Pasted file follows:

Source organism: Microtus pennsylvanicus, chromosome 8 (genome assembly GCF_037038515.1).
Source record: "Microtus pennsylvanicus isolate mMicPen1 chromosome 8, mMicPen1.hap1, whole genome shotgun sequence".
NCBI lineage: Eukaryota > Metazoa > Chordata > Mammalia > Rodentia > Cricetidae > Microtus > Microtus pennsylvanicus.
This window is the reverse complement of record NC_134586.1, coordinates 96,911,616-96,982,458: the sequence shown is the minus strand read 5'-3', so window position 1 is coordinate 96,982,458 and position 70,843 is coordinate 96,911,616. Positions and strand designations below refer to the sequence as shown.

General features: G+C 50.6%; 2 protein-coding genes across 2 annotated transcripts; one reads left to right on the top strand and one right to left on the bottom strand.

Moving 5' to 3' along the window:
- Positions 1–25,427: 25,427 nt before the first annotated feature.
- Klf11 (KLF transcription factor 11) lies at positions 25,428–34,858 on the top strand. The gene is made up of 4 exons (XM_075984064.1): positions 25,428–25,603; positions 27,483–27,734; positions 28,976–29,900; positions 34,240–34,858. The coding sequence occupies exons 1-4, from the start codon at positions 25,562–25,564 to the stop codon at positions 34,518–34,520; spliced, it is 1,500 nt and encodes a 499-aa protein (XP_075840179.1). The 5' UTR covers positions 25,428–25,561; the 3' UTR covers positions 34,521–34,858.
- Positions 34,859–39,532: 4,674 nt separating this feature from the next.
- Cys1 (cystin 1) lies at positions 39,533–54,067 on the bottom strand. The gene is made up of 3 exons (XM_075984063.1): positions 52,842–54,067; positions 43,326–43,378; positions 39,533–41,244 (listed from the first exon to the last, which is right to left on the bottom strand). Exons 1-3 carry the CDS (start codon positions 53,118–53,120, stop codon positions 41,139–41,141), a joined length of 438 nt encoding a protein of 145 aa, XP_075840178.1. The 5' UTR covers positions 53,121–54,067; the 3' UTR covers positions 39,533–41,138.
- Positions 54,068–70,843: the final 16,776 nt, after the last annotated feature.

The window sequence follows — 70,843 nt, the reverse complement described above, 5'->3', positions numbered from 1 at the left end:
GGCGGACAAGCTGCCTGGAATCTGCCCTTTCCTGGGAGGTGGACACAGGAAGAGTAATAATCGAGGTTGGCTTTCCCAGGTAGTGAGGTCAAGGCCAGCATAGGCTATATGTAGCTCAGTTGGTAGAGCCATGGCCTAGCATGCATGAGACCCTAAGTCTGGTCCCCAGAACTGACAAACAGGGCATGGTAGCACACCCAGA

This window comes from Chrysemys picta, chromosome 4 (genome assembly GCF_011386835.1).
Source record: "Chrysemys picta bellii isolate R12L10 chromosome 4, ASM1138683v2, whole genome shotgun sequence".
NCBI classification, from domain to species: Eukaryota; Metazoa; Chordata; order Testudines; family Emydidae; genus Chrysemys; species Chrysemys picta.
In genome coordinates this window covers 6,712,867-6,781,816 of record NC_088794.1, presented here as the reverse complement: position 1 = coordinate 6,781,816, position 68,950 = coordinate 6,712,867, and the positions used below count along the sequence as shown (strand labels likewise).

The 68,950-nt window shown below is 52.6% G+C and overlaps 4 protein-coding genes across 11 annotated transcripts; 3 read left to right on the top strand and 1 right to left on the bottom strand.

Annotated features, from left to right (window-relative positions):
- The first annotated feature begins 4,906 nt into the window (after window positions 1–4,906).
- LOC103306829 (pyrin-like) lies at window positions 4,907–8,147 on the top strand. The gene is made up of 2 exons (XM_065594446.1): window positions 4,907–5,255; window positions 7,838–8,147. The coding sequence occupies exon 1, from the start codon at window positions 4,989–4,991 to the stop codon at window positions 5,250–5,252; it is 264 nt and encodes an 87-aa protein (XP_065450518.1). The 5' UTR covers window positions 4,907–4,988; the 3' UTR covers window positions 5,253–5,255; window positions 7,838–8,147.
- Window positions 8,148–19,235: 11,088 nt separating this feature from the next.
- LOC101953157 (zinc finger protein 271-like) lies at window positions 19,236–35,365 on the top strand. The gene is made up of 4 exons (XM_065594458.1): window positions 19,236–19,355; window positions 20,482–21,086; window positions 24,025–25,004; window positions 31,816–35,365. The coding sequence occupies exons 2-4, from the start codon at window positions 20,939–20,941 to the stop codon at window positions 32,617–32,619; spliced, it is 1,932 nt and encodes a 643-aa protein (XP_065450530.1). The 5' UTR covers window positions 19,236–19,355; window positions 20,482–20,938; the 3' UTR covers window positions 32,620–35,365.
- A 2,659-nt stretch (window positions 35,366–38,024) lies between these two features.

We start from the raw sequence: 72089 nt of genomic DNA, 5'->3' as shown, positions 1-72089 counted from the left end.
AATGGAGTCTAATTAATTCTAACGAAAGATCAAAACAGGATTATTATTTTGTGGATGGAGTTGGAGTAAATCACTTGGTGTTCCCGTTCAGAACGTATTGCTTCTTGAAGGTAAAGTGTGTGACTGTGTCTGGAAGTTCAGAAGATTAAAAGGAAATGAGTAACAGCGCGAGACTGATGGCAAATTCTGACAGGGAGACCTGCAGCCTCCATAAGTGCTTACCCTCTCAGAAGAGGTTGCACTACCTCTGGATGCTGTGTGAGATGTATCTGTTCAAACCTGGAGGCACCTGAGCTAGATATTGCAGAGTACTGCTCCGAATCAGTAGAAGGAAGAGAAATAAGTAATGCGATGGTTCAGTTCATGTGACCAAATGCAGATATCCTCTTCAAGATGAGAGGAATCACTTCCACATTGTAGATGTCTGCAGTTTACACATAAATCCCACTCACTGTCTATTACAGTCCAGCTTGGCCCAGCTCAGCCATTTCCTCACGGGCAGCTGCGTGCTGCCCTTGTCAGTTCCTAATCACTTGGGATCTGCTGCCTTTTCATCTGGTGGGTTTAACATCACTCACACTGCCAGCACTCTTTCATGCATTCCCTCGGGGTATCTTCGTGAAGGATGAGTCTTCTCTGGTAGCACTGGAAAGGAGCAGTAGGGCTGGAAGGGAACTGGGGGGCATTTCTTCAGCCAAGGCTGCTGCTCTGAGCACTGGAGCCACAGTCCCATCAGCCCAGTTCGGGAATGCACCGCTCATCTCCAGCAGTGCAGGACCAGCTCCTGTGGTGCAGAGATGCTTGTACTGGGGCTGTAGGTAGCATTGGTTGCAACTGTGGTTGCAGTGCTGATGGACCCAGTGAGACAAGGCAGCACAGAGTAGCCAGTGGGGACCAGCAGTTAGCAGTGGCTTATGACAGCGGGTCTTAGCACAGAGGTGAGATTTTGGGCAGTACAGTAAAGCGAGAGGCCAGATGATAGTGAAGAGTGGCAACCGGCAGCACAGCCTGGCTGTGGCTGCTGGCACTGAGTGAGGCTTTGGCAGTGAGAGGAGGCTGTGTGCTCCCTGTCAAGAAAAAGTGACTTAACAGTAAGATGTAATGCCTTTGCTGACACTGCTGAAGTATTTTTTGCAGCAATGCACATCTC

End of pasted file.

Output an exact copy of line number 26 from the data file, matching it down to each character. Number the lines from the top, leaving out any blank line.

AATGGAGTCTAATTAATTCTAACGAAAGATCAAAACAGGATTATTATTTTGTGGATGGAGTTGGAGTAAATCACTTGGTGTTCCCGTTCAGAACGTATTGCTTCTTGAAGGTAAAGTGTGTGACTGTGTCTGGAAGTTCAGAAGATTAAAAGGAAATGAGTAACAGCGCGAGACTGATGGCAAATTCTGACAGGGAGACCTGCAGCCTCCATAAGTGCTTACCCTCTCAGAAGAGGTTGCACTACCTCTGGATGCTGTGTGAGATGTATCTGTTCAAACCTGGAGGCACCTGAGCTAGATATTGCAGAGTACTGCTCCGAATCAGTAGAAGGAAGAGAAATAAGTAATGCGATGGTTCAGTTCATGTGACCAAATGCAGATATCCTCTTCAAGATGAGAGGAATCACTTCCACATTGTAGATGTCTGCAGTTTACACATAAATCCCACTCACTGTCTATTACAGTCCAGCTTGGCCCAGCTCAGCCATTTCCTCACGGGCAGCTGCGTGCTGCCCTTGTCAGTTCCTAATCACTTGGGATCTGCTGCCTTTTCATCTGGTGGGTTTAACATCACTCACACTGCCAGCACTCTTTCATGCATTCCCTCGGGGTATCTTCGTGAAGGATGAGTCTTCTCTGGTAGCACTGGAAAGGAGCAGTAGGGCTGGAAGGGAACTGGGGGGCATTTCTTCAGCCAAGGCTGCTGCTCTGAGCACTGGAGCCACAGTCCCATCAGCCCAGTTCGGGAATGCACCGCTCATCTCCAGCAGTGCAGGACCAGCTCCTGTGGTGCAGAGATGCTTGTACTGGGGCTGTAGGTAGCATTGGTTGCAACTGTGGTTGCAGTGCTGATGGACCCAGTGAGACAAGGCAGCACAGAGTAGCCAGTGGGGACCAGCAGTTAGCAGTGGCTTATGACAGCGGGTCTTAGCACAGAGGTGAGATTTTGGGCAGTACAGTAAAGCGAGAGGCCAGATGATAGTGAAGAGTGGCAACCGGCAGCACAGCCTGGCTGTGGCTGCTGGCACTGAGTGAGGCTTTGGCAGTGAGAGGAGGCTGTGTGCTCCCTGTCAAGAAAAAGTGACTTAACAGTAAGATGTAATGCCTTTGCTGACACTGCTGAAGTATTTTTTGCAGCAATGCACATCTC